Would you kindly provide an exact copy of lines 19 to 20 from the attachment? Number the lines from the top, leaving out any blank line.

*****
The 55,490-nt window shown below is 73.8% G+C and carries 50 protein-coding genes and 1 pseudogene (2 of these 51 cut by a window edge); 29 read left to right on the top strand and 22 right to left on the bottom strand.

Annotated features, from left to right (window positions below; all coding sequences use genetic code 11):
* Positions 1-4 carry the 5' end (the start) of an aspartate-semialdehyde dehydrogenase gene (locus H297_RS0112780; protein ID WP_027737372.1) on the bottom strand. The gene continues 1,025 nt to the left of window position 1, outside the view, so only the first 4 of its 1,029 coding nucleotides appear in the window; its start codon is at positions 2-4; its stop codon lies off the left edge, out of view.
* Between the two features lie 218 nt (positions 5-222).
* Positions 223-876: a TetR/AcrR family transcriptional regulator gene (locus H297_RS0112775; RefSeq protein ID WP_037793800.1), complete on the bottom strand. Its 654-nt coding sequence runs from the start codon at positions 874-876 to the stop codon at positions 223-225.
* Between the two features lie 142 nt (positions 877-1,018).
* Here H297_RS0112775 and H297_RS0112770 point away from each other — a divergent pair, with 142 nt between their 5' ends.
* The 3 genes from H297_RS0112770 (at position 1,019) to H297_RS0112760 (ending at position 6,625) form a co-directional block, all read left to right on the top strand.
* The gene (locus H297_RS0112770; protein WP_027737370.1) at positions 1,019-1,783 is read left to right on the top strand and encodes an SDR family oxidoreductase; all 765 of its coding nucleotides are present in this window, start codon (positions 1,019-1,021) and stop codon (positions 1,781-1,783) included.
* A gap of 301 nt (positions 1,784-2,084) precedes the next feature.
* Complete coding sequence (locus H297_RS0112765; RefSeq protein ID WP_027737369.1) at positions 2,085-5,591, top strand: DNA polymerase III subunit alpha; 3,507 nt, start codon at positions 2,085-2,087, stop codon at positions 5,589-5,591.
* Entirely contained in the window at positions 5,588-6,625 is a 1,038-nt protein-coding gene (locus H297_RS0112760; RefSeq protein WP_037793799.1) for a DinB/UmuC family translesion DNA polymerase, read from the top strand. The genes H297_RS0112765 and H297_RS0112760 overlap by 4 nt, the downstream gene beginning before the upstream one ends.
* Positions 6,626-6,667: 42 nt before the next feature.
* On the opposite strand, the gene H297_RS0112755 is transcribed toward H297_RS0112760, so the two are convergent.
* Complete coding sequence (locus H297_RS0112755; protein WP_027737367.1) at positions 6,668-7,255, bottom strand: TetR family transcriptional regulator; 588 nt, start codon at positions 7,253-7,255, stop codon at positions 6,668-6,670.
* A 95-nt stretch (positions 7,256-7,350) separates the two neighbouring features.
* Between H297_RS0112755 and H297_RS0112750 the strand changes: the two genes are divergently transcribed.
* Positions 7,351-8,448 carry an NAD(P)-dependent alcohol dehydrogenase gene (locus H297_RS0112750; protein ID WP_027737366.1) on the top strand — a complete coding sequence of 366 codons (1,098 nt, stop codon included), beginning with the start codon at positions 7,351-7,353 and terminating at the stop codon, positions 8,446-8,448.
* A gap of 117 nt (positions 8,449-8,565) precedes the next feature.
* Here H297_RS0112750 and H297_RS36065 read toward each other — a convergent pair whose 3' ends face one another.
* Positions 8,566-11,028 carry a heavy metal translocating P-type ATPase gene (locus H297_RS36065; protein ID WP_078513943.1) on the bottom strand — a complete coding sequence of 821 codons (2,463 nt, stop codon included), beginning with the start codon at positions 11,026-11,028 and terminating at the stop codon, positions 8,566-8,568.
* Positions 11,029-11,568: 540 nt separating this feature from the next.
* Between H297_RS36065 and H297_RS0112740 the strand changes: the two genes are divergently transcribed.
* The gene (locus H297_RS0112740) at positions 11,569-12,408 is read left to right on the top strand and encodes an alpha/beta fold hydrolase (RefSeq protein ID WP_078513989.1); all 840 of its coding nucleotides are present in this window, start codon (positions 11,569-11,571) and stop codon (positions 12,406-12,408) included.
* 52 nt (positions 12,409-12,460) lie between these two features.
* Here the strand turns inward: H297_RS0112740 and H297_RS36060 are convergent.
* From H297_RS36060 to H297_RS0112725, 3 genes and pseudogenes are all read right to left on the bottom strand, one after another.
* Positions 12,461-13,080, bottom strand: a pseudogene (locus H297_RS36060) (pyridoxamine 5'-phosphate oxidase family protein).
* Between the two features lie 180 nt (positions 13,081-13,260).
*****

* A gap of 117 nt (positions 8,449-8,565) precedes the next feature.
* Here H297_RS0112750 and H297_RS36065 read toward each other — a convergent pair whose 3' ends face one another.